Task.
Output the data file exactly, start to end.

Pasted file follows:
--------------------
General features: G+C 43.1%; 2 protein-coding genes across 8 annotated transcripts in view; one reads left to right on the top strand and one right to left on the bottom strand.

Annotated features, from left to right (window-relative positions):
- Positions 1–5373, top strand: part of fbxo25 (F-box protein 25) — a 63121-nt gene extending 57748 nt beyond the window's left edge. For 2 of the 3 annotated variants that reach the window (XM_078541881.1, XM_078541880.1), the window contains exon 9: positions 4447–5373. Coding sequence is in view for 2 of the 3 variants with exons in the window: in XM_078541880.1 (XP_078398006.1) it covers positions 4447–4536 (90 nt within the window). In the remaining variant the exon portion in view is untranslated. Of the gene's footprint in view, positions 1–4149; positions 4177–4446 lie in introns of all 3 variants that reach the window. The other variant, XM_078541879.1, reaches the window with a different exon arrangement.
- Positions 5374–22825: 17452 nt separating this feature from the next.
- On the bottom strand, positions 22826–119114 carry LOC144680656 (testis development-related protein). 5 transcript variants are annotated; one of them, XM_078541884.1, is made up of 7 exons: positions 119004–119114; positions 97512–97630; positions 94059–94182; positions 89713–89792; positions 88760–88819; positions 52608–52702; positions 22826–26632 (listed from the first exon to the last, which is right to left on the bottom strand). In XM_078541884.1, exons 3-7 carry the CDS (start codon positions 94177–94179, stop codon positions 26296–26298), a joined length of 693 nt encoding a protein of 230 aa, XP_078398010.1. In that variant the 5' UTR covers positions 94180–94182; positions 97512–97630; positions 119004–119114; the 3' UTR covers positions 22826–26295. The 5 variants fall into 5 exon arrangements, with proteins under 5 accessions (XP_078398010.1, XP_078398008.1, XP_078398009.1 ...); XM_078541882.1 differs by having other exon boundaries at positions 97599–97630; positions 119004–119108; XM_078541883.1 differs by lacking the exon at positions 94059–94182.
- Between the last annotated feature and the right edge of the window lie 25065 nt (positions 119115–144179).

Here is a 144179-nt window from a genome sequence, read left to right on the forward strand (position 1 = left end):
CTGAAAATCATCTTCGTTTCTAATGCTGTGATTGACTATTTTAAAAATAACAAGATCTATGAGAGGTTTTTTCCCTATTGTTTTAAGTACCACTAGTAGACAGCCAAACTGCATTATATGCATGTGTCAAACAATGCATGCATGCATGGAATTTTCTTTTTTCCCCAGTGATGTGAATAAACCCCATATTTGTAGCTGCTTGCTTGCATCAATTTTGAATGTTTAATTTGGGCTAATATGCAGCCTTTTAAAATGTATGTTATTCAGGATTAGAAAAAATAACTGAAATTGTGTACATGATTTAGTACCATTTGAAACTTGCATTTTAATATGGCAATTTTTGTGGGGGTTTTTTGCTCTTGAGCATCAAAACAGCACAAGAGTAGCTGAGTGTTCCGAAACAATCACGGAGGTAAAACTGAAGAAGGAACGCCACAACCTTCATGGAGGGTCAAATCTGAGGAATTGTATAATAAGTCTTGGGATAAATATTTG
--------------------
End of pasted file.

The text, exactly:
General features: G+C 43.1%; 2 protein-coding genes across 8 annotated transcripts in view; one reads left to right on the top strand and one right to left on the bottom strand.

Annotated features, from left to right (window-relative positions):
- Positions 1–5373, top strand: part of fbxo25 (F-box protein 25) — a 63121-nt gene extending 57748 nt beyond the window's left edge. For 2 of the 3 annotated variants that reach the window (XM_078541881.1, XM_078541880.1), the window contains exon 9: positions 4447–5373. Coding sequence is in view for 2 of the 3 variants with exons in the window: in XM_078541880.1 (XP_078398006.1) it covers positions 4447–4536 (90 nt within the window). In the remaining variant the exon portion in view is untranslated. Of the gene's footprint in view, positions 1–4149; positions 4177–4446 lie in introns of all 3 variants that reach the window. The other variant, XM_078541879.1, reaches the window with a different exon arrangement.
- Positions 5374–22825: 17452 nt separating this feature from the next.
- On the bottom strand, positions 22826–119114 carry LOC144680656 (testis development-related protein). 5 transcript variants are annotated; one of them, XM_078541884.1, is made up of 7 exons: positions 119004–119114; positions 97512–97630; positions 94059–94182; positions 89713–89792; positions 88760–88819; positions 52608–52702; positions 22826–26632 (listed from the first exon to the last, which is right to left on the bottom strand). In XM_078541884.1, exons 3-7 carry the CDS (start codon positions 94177–94179, stop codon positions 26296–26298), a joined length of 693 nt encoding a protein of 230 aa, XP_078398010.1. In that variant the 5' UTR covers positions 94180–94182; positions 97512–97630; positions 119004–119114; the 3' UTR covers positions 22826–26295. The 5 variants fall into 5 exon arrangements, with proteins under 5 accessions (XP_078398010.1, XP_078398008.1, XP_078398009.1 ...); XM_078541882.1 differs by having other exon boundaries at positions 97599–97630; positions 119004–119108; XM_078541883.1 differs by lacking the exon at positions 94059–94182.
- Between the last annotated feature and the right edge of the window lie 25065 nt (positions 119115–144179).

Here is a 144179-nt window from a genome sequence, read left to right on the forward strand (position 1 = left end):
CTGAAAATCATCTTCGTTTCTAATGCTGTGATTGACTATTTTAAAAATAACAAGATCTATGAGAGGTTTTTTCCCTATTGTTTTAAGTACCACTAGTAGACAGCCAAACTGCATTATATGCATGTGTCAAACAATGCATGCATGCATGGAATTTTCTTTTTTCCCCAGTGATGTGAATAAACCCCATATTTGTAGCTGCTTGCTTGCATCAATTTTGAATGTTTAATTTGGGCTAATATGCAGCCTTTTAAAATGTATGTTATTCAGGATTAGAAAAAATAACTGAAATTGTGTACATGATTTAGTACCATTTGAAACTTGCATTTTAATATGGCAATTTTTGTGGGGGTTTTTTGCTCTTGAGCATCAAAACAGCACAAGAGTAGCTGAGTGTTCCGAAACAATCACGGAGGTAAAACTGAAGAAGGAACGCCACAACCTTCATGGAGGGTCAAATCTGAGGAATTGTATAATAAGTCTTGGGATAAATATTTG